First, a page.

FIG. 5 shows a cap received by the attachment portion of the shoe charm holder device of a first embodiment when a wearer does not want to attach the charm engaging portion of the shoe charm holder device;

FIG. 6 shows a schematic of the attachment portion, shoe engaging portion, and the charm engaging portion of the shoe charm holder device of a second embodiment;

FIG. 7 shows a schematic of a cap of the shoe charm holder device received by an insole of a shoe of a second embodiment;

FIG. 8 shows a cap received by the attachment portion of the shoe charm holder device of a second embodiment when a wearer does not want to attach the charm engaging portion of the shoe charm holder device;

FIG. 9 shows a schematic of a shoe with a shoe charm holder device attached to an outer sole of the shoe of a third embodiment;

FIG. 10 shows an example of a shoe charm holder device design for attachment to the heel breast of a shoe;

FIG. 11 shows another example of a shoe charm holder device design for attachment to the heel breast of a shoe;

FIG. 12 shows another example of a shoe charm holder device design for attachment to the heel breast of a shoe;

FIG. 13 shows another example of a shoe charm holder device design for attachment to the heel breast of a shoe;

FIG. 14A shows another example of a shoe charm holder device design for attachment to the heel breast of a shoe in a first configuration;

FIG. 14B shows the shoe charm holder device of FIG. 14A in a second configuration;

FIG. 15 shows another example of a shoe charm holder device design for attachment to the heel breast of a shoe;

FIG. 16 shows another example of a shoe charm holder device design for attachment to the heel breast of a shoe;

FIG. 17 shows another example of a shoe charm holder device design for attachment to the heel breast of a shoe;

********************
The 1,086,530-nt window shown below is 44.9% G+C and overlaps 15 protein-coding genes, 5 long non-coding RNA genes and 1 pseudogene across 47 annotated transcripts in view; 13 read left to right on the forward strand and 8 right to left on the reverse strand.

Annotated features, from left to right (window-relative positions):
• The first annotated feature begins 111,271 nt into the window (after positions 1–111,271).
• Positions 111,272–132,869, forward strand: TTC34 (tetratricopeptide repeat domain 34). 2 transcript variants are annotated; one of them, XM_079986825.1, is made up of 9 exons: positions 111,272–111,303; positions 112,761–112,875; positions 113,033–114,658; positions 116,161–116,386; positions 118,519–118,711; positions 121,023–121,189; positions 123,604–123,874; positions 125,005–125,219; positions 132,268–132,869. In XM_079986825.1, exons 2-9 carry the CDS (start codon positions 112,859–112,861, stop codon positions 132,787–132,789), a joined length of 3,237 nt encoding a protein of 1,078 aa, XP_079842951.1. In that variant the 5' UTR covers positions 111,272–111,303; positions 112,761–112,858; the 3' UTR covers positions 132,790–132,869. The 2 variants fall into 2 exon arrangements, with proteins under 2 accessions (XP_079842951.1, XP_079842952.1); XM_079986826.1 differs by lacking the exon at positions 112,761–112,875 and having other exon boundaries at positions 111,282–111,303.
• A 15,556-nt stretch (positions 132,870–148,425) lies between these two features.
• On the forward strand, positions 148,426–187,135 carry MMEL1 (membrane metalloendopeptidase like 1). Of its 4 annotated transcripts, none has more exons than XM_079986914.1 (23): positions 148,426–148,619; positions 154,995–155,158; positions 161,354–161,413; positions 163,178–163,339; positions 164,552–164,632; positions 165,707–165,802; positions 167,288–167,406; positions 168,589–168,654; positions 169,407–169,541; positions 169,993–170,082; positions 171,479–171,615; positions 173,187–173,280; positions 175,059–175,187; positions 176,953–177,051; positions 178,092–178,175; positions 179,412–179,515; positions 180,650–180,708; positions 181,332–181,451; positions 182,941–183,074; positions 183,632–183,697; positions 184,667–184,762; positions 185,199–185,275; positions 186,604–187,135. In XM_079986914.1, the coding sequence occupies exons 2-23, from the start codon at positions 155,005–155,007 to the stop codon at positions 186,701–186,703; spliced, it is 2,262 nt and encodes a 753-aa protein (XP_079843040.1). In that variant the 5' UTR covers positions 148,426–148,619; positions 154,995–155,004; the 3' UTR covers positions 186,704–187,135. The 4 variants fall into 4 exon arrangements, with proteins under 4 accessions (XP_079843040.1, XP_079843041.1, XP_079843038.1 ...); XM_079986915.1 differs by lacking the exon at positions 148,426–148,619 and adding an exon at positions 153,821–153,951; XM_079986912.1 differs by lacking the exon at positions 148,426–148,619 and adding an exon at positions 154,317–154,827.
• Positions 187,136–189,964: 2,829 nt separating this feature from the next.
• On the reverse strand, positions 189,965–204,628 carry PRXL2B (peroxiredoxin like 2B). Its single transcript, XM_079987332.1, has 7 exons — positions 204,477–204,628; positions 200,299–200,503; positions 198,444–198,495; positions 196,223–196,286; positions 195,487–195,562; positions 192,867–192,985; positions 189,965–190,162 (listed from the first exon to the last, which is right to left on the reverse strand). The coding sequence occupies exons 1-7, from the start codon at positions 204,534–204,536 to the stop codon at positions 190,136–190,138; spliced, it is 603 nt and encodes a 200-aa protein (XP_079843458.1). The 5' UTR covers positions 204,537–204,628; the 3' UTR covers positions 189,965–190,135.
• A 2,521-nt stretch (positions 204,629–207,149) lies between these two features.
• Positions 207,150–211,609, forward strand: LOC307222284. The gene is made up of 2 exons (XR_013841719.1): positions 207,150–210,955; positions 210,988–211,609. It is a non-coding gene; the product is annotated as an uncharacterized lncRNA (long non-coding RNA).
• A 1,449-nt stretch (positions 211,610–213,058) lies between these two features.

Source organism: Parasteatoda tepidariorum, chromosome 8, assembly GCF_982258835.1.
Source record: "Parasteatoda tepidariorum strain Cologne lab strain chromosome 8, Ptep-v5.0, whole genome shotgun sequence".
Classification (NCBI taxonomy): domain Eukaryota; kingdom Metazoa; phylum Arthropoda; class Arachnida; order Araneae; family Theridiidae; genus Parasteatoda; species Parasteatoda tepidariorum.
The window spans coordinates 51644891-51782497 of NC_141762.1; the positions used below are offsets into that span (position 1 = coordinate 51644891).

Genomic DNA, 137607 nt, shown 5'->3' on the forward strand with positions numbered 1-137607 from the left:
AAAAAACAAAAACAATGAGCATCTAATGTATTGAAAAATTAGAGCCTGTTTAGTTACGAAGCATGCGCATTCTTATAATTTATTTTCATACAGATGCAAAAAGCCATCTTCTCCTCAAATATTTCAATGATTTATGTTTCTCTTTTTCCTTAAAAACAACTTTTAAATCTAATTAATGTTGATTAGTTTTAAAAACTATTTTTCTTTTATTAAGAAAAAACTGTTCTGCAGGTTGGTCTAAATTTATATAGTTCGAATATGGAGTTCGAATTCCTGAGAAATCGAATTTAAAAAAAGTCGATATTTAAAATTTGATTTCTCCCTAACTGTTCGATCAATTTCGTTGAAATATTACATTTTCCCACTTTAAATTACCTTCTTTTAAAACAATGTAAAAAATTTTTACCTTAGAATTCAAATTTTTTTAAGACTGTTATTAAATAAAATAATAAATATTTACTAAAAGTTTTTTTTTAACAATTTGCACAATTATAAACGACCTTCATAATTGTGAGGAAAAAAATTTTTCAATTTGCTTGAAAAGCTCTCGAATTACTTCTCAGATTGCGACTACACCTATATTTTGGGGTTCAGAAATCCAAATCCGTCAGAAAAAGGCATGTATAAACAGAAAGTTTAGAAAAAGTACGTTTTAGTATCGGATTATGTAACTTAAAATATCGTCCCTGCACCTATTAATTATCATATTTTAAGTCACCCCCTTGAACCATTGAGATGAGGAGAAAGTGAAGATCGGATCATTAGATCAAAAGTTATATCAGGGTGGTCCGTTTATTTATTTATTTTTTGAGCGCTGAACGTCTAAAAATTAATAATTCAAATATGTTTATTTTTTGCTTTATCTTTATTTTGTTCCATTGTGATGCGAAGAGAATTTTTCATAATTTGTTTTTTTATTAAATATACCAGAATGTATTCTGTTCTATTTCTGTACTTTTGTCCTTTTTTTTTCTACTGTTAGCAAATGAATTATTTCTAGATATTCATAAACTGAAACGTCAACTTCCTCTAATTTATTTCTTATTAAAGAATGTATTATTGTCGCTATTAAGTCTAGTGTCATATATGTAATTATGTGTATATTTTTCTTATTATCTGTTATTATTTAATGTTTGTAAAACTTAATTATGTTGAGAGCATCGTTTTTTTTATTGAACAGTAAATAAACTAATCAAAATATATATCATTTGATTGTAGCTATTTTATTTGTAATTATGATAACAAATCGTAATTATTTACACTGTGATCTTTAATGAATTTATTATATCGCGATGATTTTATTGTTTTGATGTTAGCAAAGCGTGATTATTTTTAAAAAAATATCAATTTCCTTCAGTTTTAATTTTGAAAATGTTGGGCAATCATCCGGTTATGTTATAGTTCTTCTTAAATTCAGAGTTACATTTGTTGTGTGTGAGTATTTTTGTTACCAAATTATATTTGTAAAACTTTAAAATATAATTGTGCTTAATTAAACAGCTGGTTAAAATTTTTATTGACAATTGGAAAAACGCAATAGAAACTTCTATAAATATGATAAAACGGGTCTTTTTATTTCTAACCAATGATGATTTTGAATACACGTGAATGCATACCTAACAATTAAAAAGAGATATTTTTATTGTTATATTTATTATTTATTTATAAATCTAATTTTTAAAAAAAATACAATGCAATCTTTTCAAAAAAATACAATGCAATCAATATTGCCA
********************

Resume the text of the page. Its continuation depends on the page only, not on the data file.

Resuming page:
FIG. 18 shows another example of a shoe charm holder device design for attachment to the heel breast of a shoe;

FIG. 19 is a side elevational view of a shoe comprising a charm holder device and a selectively detachable charm;

FIG. 20 is a close-up view of the charm holder device of FIG. 19;

FIG. 21 is a side elevational view of a shoe comprising a charm holder device and a selectively detachable charm in which the heel does not contact the ground; and

FIG. 22 is a side elevational view of a wedge shoe (with the vamp omitted) comprising a charm holder attached to within a cut-out portion of the shoe.

DETAILED DESCRIPTION

As shown in FIGS. 1 and 9, a shoe 10 includes a shank 12 connected to a heel 14, through a heel breast 31 and a sole assembly 16. The shoe 10 also includes an upper covering of the toe region 22 and a counter 24 to support a heel of a wearer's foot 26. The sole assembly 16 includes an insole or inner sole 18 in the interior bottom of the shoe directly beneath the wearer's foot and an outer sole or outsole 20 in contact with the ground. The insole 18 is configured with the foot shape profile of the shoe with a toe end 28, connected to an arch profile 27 corresponding to the natural curvature of the foot's arch through to a heel end 30. The outsole 20 may be made of any suitable outsole material including, but not limited to leather, PVC, polyurethane, TPR, rubber or any combination thereof.